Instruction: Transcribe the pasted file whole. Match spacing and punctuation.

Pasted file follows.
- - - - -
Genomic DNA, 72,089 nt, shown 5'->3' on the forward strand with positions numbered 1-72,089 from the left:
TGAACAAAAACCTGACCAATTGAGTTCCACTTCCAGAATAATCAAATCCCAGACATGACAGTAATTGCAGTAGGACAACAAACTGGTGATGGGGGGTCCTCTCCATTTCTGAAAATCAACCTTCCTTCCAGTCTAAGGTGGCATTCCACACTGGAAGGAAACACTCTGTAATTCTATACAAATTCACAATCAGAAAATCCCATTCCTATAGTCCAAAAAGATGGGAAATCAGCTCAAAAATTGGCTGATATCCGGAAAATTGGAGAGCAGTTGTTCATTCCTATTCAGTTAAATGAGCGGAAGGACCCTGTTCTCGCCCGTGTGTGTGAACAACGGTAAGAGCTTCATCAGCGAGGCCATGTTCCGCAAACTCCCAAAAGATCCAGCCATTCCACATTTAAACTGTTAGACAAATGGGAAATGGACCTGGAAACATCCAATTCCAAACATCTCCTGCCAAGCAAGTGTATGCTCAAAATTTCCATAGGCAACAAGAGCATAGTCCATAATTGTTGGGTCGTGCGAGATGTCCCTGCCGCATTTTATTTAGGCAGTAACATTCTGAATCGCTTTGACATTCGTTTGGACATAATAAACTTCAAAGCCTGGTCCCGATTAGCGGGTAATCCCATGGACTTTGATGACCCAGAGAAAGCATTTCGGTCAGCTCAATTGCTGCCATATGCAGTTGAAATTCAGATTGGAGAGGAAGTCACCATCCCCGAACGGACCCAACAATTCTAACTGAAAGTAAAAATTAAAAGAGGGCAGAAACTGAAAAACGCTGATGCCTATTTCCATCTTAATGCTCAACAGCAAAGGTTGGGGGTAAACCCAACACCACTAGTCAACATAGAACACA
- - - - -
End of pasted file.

Genomic DNA, 72,089 nt, shown 5'->3' on the forward strand with positions numbered 1-72,089 from the left:
TGAACAAAAACCTGACCAATTGAGTTCCACTTCCAGAATAATCAAATCCCAGACATGACAGTAATTGCAGTAGGACAACAAACTGGTGATGGGGGGTCCTCTCCATTTCTGAAAATCAACCTTCCTTCCAGTCTAAGGTGGCATTCCACACTGGAAGGAAACACTCTGTAATTCTATACAAATTCACAATCAGAAAATCCCATTCCTATAGTCCAAAAAGATGGGAAATCAGCTCAAAAATTGGCTGATATCCGGAAAATTGGAGAGCAGTTGTTCATTCCTATTCAGTTAAATGAGCGGAAGGACCCTGTTCTCGCCCGTGTGTGTGAACAACGGTAAGAGCTTCATCAGCGAGGCCATGTTCCGCAAACTCCCAAAAGATCCAGCCATTCCACATTTAAACTGTTAGACAAATGGGAAATGGACCTGGAAACATCCAATTCCAAACATCTCCTGCCAAGCAAGTGTATGCTCAAAATTTCCATAGGCAACAAGAGCATAGTCCATAATTGTTGGGTCGTGCGAGATGTCCCTGCCGCATTTTATTTAGGCAGTAACATTCTGAATCGCTTTGACATTCGTTTGGACATAATAAACTTCAAAGCCTGGTCCCGATTAGCGGGTAATCCCATGGACTTTGATGACCCAGAGAAAGCATTTCGGTCAGCTCAATTGCTGCCATATGCAGTTGAAATTCAGATTGGAGAGGAAGTCACCATCCCCGAACGGACCCAACAATTCTAACTGAAAGTAAAAATTAAAAGAGGGCAGAAACTGAAAAACGCTGATGCCTATTTCCATCTTAATGCTCAACAGCAAAGGTTGGGGGTAAACCCAACACCACTAGTCAACATAGAACACA